colleague of mine recently observed not too long ago that in his previous
congregation, he had a challenging church member. The congregant was described
as “the grumpy old man who sat in the front pew. ‘This gentleman was described
as someone who always complained, someone who was always pointing out mistakes
either that happened in the worship service or misprints in the bulletin.
argue that a lot of clergy have had, at one point in their ministry, “the
grumpy old man who sits in the front pew. “Some clergy, especially younger
clergy, might find it unnerving to have someone consistently critiquing them.
The phenomena could feel like a job interview that never ends.
On the other
hand, those church members who show up every Sunday, verbalize their comments
either good or bad about the life of a congregation are hopefully taking their
faith seriously! Perhaps, maybe instead of dreading those who critique church
life, we should embrace them instead.
mentioned before, church attendance nationally is dwindling. More and more
churches are finding that they may need to close. One large church in Florida
recently roped off a lot of its pews because their attendance is more meager.
Another church in Portland, Or is actively selling its excess pews.
When I hear
all of this, I find myself feeling very concerned for the future of the
church. Where are we heading regarding
mainline Protestant Christianity? Thirty plus years ago, the idea was that you
went to college, went away, usually across the country, to attend seminary or
divinity school, you got ordained and then you began a series of pastorates
ranging from small to medium and eventually to large churches. This was the
system of meritocracy that church denominations fostered.
Now, we have
seminaries, such as one that is in New York, that are not even marketing any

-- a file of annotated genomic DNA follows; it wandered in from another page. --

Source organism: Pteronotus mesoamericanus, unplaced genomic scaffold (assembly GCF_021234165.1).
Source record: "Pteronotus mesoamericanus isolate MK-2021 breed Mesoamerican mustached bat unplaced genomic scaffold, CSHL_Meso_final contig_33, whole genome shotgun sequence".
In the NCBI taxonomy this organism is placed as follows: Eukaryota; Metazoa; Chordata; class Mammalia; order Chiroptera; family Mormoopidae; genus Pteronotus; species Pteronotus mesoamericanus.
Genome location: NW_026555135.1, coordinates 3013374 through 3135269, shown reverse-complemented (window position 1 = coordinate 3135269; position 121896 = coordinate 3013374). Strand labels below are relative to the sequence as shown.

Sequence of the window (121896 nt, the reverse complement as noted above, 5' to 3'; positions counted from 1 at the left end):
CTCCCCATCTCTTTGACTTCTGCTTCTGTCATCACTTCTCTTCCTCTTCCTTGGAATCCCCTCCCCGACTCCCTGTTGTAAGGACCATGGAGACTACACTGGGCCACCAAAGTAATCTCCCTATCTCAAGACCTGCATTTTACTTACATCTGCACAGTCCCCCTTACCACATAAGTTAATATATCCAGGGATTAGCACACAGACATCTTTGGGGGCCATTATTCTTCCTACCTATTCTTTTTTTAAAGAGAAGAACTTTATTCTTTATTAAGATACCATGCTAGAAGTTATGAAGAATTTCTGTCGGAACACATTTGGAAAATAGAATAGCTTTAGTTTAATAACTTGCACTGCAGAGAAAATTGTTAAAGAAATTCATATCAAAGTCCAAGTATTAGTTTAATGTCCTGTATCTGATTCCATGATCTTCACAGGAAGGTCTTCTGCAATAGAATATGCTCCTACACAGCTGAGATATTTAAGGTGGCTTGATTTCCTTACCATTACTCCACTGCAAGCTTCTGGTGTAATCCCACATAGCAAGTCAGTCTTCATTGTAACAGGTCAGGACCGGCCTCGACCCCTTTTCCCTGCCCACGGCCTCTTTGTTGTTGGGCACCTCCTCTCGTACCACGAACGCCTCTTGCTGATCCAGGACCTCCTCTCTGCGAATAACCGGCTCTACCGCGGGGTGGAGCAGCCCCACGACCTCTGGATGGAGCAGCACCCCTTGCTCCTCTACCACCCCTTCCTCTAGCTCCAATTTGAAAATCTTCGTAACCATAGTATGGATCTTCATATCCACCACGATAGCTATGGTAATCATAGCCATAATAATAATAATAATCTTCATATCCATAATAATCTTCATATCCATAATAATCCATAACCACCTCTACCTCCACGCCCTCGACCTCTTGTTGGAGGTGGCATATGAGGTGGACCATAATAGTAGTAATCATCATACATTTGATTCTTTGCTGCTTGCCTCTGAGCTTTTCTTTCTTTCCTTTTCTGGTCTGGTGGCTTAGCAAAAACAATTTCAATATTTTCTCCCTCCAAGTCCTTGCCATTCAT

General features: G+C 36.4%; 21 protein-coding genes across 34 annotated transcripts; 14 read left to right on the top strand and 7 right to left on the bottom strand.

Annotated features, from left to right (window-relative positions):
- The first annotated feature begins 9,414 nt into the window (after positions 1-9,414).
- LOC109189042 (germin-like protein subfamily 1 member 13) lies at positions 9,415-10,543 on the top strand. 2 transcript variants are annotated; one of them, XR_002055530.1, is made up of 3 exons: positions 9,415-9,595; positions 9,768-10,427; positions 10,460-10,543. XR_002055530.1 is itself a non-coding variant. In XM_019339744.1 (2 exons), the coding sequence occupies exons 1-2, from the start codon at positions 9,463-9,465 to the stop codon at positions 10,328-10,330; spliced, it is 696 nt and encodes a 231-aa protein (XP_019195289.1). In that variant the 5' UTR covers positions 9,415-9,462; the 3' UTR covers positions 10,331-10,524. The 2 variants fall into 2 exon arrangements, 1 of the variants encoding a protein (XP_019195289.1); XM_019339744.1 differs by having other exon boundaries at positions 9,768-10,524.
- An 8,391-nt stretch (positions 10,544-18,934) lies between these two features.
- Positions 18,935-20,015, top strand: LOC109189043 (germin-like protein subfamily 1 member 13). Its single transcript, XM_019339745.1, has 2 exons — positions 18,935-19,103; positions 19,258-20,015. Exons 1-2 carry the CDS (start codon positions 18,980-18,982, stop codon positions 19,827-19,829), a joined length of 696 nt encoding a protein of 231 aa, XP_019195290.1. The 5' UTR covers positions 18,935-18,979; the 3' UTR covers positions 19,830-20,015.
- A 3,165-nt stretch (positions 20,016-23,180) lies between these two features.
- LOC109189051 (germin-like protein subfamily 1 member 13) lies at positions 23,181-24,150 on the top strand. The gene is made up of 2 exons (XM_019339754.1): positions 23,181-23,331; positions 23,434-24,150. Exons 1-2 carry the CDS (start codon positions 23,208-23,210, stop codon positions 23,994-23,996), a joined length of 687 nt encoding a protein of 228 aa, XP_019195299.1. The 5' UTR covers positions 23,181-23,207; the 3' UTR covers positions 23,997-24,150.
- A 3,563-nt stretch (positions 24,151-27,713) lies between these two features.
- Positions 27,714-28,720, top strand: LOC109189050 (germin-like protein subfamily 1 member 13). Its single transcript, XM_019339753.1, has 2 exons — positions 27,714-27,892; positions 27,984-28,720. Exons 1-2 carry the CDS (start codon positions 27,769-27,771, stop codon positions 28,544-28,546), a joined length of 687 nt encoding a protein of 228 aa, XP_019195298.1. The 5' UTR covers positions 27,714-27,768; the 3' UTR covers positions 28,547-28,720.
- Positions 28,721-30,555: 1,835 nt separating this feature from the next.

degrees that are focused upon the goal of ordination. Rather, they are offering
certificates in various forms of ministry including urban evangelism. Most of
the students who are attending these schools will be doing some form of lay
ministry. Again, this is wonderful but it does create a different trajectory
versus ordained ministry.
also, we have the growing number of Nones, thus who are not affiliated at all
with any denomination nor religion. Theological institutions like Harvard
Divinity School, Yale Divinity School, Union Theological Seminary, Candler School
Of Theology at Emory University are graduating more and more students who are
Nones . These people are not looking to serve churches, but rather are looking
to work for non-profit agencies addressing a wide variety of concerns from
hunger, poverty to the environment and global income inequality.
me back to “the grumpy old man who sits in the front pew. “Right now, churches
need all of the self-reflection and critiquing that they can get. There needs
to be a lot more aggressive proactive movement towards adopting collaborative
partnerships and programs between different congregations, perhaps even
reviving two or three point charges, where two to three small congregations
would share pastoral staff.
One church that I am familiar with has the challenge of
fixing its roof, which is estimated to cost a lot of money. If they cannot get
money from endowment sources, they may be faced with appealing to private
believe ordained ministry is important and that well trained and effective
leadership for churches is more important than ever.
We need to
embrace and sit next to “the grumpy old man who sits in the front pew. “
May It Be So.